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Assessment of mitochondrial bioenergetics in neuronal tissues (brainstem, posterior columns, nerve roots and dorsal root ganglia). A quantitative western blot assay was developed to measure FXN (A), COXI and COXII (B), cytochrome c (C), ATP synthase (D) and TOM22 (E) in neuronal tissues [brainstem, posterior columns (PC), nerve roots and dorsal root ganglia (DRG)]. (A) Representative western blot of human FXN expression in YG8R mice in the four neuronal tissues used in the study. Human FXN was only detected in YG8R mice, in which the transgene was present, and not in wild type (WT; data not shown). Western blot results were quantified for each lane using Fujifilm's Multi-Gauge software. To allow for loading variation, values were normalized to the actin control. Final values were expressed as a ratio to the value of FXN expression in nerve roots. DRG and nerve roots (distal tissues) expressed less FXN than the posterior columns and brainstem (proximal tissues). Values are expressed as mean±s.e.m.; ***P<0.001 neuronal tissues of YG8R (DRG/PC/brainstem) compared with YG8R roots. (B-E) Western blot results were quantified as in A, but the final values were expressed as a percentage of the C57BL/6J value. The most affected tissues were the distal tissues, especially the nerve roots. (E) Graph of TOM22 confirmed that the differences observed in the previous studies were not due to a reduction in mitochondrial number. Values are expressed as mean±s.e.m.; **P≤0.01 YG8R compared with WT (C57).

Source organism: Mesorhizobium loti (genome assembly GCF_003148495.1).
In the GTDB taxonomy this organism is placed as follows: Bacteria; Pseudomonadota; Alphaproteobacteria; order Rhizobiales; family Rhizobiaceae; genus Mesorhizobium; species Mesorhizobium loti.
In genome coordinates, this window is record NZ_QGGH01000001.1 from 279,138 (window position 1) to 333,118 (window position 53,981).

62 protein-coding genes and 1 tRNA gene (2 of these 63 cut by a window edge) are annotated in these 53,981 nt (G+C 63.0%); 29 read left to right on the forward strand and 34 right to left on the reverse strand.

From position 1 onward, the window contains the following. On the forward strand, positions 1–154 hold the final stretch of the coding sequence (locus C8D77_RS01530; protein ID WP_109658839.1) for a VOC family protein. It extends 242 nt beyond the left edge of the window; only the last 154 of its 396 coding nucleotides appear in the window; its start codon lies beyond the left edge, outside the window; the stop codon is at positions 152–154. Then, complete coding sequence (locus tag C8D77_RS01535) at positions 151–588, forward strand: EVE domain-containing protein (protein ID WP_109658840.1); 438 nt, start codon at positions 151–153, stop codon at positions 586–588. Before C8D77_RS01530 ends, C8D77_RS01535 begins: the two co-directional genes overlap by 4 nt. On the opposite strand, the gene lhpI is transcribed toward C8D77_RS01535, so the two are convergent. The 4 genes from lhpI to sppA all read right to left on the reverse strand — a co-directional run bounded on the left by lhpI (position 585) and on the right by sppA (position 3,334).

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DMM024273F2: Assessment of mitochondrial bioenergetics in neuronal tissues (brainstem, posterior columns, nerve roots and dorsal root ganglia). A quantitative western blot assay was developed to measure FXN (A), COXI and COXII (B), cytochrome c (C), ATP synthase (D) and TOM22 (E) in neuronal tissues [brainstem, posterior columns (PC), nerve roots and dorsal root ganglia (DRG)]. (A) Representative western blot of human FXN expression in YG8R mice in the four neuronal tissues used in the study. Human FXN was only detected in YG8R mice, in which the transgene was present, and not in wild type (WT; data not shown). Western blot results were quantified for each lane using Fujifilm's Multi-Gauge software. To allow for loading variation, values were normalized to the actin control. Final values were expressed as a ratio to the value of FXN expression in nerve roots. DRG and nerve roots (distal tissues) expressed less FXN than the posterior columns and brainstem (proximal tissues). Values are expressed as mean±s.e.m.; ***P<0.001 neuronal tissues of YG8R (DRG/PC/brainstem) compared with YG8R roots. (B-E) Western blot results were quantified as in A, but the final values were expressed as a percentage of the C57BL/6J value. The most affected tissues were the distal tissues, especially the nerve roots. (E) Graph of TOM22 confirmed that the differences observed in the previous studies were not due to a reduction in mitochondrial number. Values are expressed as mean±s.e.m.; **P≤0.01 YG8R compared with WT (C57).